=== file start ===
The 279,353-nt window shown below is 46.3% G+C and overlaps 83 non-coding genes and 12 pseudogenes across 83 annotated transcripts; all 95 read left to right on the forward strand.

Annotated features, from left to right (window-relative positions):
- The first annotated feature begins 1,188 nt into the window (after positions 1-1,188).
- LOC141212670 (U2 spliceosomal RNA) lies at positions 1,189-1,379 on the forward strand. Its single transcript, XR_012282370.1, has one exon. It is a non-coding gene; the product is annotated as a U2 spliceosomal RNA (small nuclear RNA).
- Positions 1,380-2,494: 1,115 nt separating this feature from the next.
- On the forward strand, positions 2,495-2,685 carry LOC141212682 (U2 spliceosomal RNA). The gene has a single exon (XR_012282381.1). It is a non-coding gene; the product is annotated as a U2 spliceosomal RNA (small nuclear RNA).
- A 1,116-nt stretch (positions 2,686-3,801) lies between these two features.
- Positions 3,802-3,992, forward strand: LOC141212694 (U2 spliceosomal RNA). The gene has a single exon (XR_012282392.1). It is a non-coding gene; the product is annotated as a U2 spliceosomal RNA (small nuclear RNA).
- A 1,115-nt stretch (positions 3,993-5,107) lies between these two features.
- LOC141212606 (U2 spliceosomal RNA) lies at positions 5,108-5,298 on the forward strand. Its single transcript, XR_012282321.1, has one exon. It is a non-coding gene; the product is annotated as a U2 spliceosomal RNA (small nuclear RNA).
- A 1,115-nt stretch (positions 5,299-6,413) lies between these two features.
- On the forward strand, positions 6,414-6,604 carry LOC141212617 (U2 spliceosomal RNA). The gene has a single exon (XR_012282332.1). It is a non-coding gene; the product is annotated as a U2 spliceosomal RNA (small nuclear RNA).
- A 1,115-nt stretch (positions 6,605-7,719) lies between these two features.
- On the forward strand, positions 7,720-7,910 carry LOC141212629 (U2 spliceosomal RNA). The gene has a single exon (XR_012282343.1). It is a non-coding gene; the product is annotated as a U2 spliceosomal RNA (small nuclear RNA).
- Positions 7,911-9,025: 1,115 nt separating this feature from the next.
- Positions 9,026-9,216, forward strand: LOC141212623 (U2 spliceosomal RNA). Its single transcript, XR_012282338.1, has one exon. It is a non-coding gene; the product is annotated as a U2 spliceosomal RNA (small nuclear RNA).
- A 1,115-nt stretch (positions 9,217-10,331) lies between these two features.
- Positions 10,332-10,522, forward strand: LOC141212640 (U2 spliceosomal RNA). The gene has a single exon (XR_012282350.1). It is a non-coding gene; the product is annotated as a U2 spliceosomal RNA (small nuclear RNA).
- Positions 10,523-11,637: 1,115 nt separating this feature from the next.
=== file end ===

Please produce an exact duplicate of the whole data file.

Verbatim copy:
The 279,353-nt window shown below is 46.3% G+C and overlaps 83 non-coding genes and 12 pseudogenes across 83 annotated transcripts; all 95 read left to right on the forward strand.

Annotated features, from left to right (window-relative positions):
- The first annotated feature begins 1,188 nt into the window (after positions 1-1,188).
- LOC141212670 (U2 spliceosomal RNA) lies at positions 1,189-1,379 on the forward strand. Its single transcript, XR_012282370.1, has one exon. It is a non-coding gene; the product is annotated as a U2 spliceosomal RNA (small nuclear RNA).
- Positions 1,380-2,494: 1,115 nt separating this feature from the next.
- On the forward strand, positions 2,495-2,685 carry LOC141212682 (U2 spliceosomal RNA). The gene has a single exon (XR_012282381.1). It is a non-coding gene; the product is annotated as a U2 spliceosomal RNA (small nuclear RNA).
- A 1,116-nt stretch (positions 2,686-3,801) lies between these two features.
- Positions 3,802-3,992, forward strand: LOC141212694 (U2 spliceosomal RNA). The gene has a single exon (XR_012282392.1). It is a non-coding gene; the product is annotated as a U2 spliceosomal RNA (small nuclear RNA).
- A 1,115-nt stretch (positions 3,993-5,107) lies between these two features.
- LOC141212606 (U2 spliceosomal RNA) lies at positions 5,108-5,298 on the forward strand. Its single transcript, XR_012282321.1, has one exon. It is a non-coding gene; the product is annotated as a U2 spliceosomal RNA (small nuclear RNA).
- A 1,115-nt stretch (positions 5,299-6,413) lies between these two features.
- On the forward strand, positions 6,414-6,604 carry LOC141212617 (U2 spliceosomal RNA). The gene has a single exon (XR_012282332.1). It is a non-coding gene; the product is annotated as a U2 spliceosomal RNA (small nuclear RNA).
- A 1,115-nt stretch (positions 6,605-7,719) lies between these two features.
- On the forward strand, positions 7,720-7,910 carry LOC141212629 (U2 spliceosomal RNA). The gene has a single exon (XR_012282343.1). It is a non-coding gene; the product is annotated as a U2 spliceosomal RNA (small nuclear RNA).
- Positions 7,911-9,025: 1,115 nt separating this feature from the next.
- Positions 9,026-9,216, forward strand: LOC141212623 (U2 spliceosomal RNA). Its single transcript, XR_012282338.1, has one exon. It is a non-coding gene; the product is annotated as a U2 spliceosomal RNA (small nuclear RNA).
- A 1,115-nt stretch (positions 9,217-10,331) lies between these two features.
- Positions 10,332-10,522, forward strand: LOC141212640 (U2 spliceosomal RNA). The gene has a single exon (XR_012282350.1). It is a non-coding gene; the product is annotated as a U2 spliceosomal RNA (small nuclear RNA).
- Positions 10,523-11,637: 1,115 nt separating this feature from the next.